A treatment strategy being tested by scientists to combat mesothelioma involves the disruption of protein PD-L1. Among the drugs showing the most promise so far for disrupting PD-L1 is avelumab.
Results of recent tests with avelumab were shared at the American Society of Clinical Oncology annual meeting held in Chicago in early June. The results were detailed in a presentation delivered by Raffit Hassan, M.D., of the National Cancer Institute in Bethesda, Maryland.
According to Hassan, avelumab showed clinical activity and was generally well tolerated by mesothelioma patients in a Phase I trial of the novel therapeutic.
Mesothelioma Aided by Programmed Cell Death-Ligand 1
PD-L1 is properly known as programmed cell death-ligand 1. Approximately 20 percent of patients produce the PD-L1 protein. Among those patients, PD-L1 shows up alarmingly often in those whose mesothelioma is of the sarcomatoid type.
Sarcomatoid mesothelioma owns a reputation for being more resistant to treatment than either of the other two types of mesothelioma – biphasic and epithelioid.
PD-L1 suppresses your body’s natural response to the presence of mesothelioma. So, instead of knocking down mesothelioma cells, PD-L1 causes your immune system to largely ignore the cancer’s presence.
The idea behind avelumab is to disrupt PD-L1 activity so that the protein cannot interfere so easily with immune system functioning. This should then make the immune system better able to kill mesothelioma cells.
The testing of avelumab described by Hassan involved 53 mesothelioma patients with either the pleural or peritoneal form of it. All of them had mesothelioma too far advanced for treatment with surgery.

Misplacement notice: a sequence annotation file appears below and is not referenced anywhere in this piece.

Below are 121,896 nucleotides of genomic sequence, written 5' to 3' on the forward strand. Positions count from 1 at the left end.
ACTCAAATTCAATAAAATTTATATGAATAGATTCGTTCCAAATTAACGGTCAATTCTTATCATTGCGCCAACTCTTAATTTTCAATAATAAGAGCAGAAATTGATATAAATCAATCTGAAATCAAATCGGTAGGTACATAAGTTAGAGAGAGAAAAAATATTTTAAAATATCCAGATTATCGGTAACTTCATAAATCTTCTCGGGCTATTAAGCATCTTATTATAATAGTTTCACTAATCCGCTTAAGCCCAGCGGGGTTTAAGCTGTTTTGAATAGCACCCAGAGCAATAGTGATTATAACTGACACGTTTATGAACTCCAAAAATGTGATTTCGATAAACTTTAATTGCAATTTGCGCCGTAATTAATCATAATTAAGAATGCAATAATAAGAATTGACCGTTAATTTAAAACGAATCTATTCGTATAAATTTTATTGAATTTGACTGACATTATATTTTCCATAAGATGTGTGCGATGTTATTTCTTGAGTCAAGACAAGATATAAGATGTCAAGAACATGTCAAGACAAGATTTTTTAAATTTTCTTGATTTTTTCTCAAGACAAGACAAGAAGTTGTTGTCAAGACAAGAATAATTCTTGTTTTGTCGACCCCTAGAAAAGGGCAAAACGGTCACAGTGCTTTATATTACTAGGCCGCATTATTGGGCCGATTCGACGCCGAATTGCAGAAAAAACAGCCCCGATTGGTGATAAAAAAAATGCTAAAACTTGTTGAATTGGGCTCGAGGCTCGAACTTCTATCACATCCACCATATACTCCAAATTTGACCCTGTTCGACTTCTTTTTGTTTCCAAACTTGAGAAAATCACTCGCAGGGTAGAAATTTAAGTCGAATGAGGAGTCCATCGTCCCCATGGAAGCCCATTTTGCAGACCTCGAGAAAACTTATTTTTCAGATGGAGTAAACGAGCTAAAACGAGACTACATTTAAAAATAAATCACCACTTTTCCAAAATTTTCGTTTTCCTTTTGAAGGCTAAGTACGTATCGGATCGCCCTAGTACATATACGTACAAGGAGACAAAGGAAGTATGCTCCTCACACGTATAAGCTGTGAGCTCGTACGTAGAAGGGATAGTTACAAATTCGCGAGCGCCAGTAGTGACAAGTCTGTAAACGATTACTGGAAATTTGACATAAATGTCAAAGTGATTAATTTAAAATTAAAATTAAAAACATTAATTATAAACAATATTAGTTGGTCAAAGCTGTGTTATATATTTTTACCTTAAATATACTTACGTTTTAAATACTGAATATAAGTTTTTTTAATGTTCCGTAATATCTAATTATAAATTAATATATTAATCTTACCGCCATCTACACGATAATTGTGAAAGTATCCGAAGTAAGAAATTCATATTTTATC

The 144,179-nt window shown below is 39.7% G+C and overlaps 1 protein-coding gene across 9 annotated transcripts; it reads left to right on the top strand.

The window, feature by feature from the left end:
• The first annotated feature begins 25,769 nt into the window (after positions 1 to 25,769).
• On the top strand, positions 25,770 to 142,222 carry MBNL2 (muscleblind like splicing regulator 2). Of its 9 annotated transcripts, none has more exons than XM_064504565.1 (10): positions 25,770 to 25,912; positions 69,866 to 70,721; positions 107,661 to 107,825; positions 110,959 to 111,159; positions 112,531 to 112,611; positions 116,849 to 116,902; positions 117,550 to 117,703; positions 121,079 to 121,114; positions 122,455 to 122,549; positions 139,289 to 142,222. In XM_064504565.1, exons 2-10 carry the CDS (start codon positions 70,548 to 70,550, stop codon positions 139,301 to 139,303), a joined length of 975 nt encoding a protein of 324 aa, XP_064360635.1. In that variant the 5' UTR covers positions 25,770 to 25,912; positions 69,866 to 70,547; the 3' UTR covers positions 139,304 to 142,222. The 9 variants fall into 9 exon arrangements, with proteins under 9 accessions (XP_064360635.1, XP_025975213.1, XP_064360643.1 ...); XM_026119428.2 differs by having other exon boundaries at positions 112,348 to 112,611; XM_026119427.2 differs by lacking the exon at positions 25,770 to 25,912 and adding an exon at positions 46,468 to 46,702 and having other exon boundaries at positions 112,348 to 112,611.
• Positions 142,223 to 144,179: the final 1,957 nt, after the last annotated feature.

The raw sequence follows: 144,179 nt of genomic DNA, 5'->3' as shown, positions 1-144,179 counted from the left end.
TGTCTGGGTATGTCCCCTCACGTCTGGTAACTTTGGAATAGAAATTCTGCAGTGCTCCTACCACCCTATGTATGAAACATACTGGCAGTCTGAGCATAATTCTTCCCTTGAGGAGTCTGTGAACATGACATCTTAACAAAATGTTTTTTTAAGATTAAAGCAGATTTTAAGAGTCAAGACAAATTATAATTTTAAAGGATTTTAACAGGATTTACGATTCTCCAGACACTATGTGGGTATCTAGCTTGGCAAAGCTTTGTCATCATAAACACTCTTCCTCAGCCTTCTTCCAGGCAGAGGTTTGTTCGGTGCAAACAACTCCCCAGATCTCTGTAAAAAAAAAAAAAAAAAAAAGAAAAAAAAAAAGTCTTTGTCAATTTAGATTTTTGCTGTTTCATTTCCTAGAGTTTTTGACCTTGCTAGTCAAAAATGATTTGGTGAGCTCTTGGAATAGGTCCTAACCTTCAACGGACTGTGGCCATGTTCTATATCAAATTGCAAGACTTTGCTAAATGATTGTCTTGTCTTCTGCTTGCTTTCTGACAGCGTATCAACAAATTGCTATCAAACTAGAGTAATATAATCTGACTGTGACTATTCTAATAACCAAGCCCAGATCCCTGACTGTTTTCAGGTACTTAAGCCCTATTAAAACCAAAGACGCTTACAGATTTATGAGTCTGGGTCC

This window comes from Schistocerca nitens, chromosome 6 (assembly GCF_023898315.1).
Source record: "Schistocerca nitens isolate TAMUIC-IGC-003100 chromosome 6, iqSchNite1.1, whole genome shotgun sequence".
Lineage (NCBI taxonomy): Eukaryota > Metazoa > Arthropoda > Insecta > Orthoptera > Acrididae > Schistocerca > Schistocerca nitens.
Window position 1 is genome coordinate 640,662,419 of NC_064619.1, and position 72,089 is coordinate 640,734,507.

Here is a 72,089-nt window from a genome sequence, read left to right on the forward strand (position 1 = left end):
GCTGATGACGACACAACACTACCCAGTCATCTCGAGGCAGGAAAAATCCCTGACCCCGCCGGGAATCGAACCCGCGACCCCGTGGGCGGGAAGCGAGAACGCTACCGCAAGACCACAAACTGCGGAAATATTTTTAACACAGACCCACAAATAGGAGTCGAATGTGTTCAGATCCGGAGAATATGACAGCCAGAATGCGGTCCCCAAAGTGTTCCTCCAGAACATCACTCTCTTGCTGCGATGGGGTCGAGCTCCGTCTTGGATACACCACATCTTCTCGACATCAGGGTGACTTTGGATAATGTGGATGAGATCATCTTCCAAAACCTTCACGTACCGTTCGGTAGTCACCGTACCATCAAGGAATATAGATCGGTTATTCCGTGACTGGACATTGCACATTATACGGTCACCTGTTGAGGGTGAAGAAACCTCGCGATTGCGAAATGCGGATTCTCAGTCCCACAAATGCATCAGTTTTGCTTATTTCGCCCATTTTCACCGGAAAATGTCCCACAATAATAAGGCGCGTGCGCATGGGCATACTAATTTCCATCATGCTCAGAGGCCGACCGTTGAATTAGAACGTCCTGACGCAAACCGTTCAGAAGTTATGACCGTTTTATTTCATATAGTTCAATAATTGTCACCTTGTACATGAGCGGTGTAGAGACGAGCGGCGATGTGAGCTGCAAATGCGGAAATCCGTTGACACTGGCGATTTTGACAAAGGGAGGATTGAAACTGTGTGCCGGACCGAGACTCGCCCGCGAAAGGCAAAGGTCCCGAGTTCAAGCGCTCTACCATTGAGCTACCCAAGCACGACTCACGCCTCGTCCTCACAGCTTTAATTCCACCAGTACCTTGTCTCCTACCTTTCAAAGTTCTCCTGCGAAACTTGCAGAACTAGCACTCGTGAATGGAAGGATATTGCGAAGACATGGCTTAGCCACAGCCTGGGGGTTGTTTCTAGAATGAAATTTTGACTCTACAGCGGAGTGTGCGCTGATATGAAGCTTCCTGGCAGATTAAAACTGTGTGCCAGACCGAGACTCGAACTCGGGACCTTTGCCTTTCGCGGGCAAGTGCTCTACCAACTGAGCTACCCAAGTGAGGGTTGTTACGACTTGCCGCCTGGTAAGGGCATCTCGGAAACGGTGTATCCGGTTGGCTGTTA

Avelumab was given to these patients for a number of months. Half the patients were younger than 66 and half were older. All of them had undergone some form of mesothelioma treatment in the past.
Nearly three-quarters of the patients had an Eastern Cooperative Oncology Group (ECOG) performance status of 1.
Avelumab Benefitted Some Mesothelioma Patients
Hassan reported that there were five patients who had a partial response to the avelumab. He said the response was ongoing for four of them.
Avelumab caused 25 of the patients — about 47 percent of the total group — to achieve disease-stable status. He said the disease control rate was 56.6 percent.
As for progression-free survival, the median was just over 17 weeks. Measurements taken at 24 weeks revealed that 38.4 percent of the patients were enjoying progression-free survival.
The researchers in charge of this study divided the patients into those who were PD-L1 positive and those who were PD-L1 negative. Thirty-five percent of the evaluable patients turned out to be PD-L1 positive.
Hassan said that PD-L1 positive patients given avelumab had an objective response rate of 14.3 percent. PD-L1 negative patients had an objective response rate of 8 percent.
Also, PD-L1 positive patients had a median progression-free survival of 17.1 weeks. But PD-L1 negative patients achieved a median of only 7.4 weeks.
Treatment-related adverse events occurred in 41 patients. The most common of these were grade 1 or 2 infusion-related reactions, fatigue, chills and pyrexia. Grade 3 or higher adverse reactions affected four patients.
“Ongoing follow-up will further characterize durability of the clinical benefit,” Hassan said. “This dataset is the largest study to date of patients with mesothelioma treated with an…anti–PD-L1 antibody.”
The title of the presentation delivered by Hassan was “Avelumab Promising in Unresectable Mesothelioma.”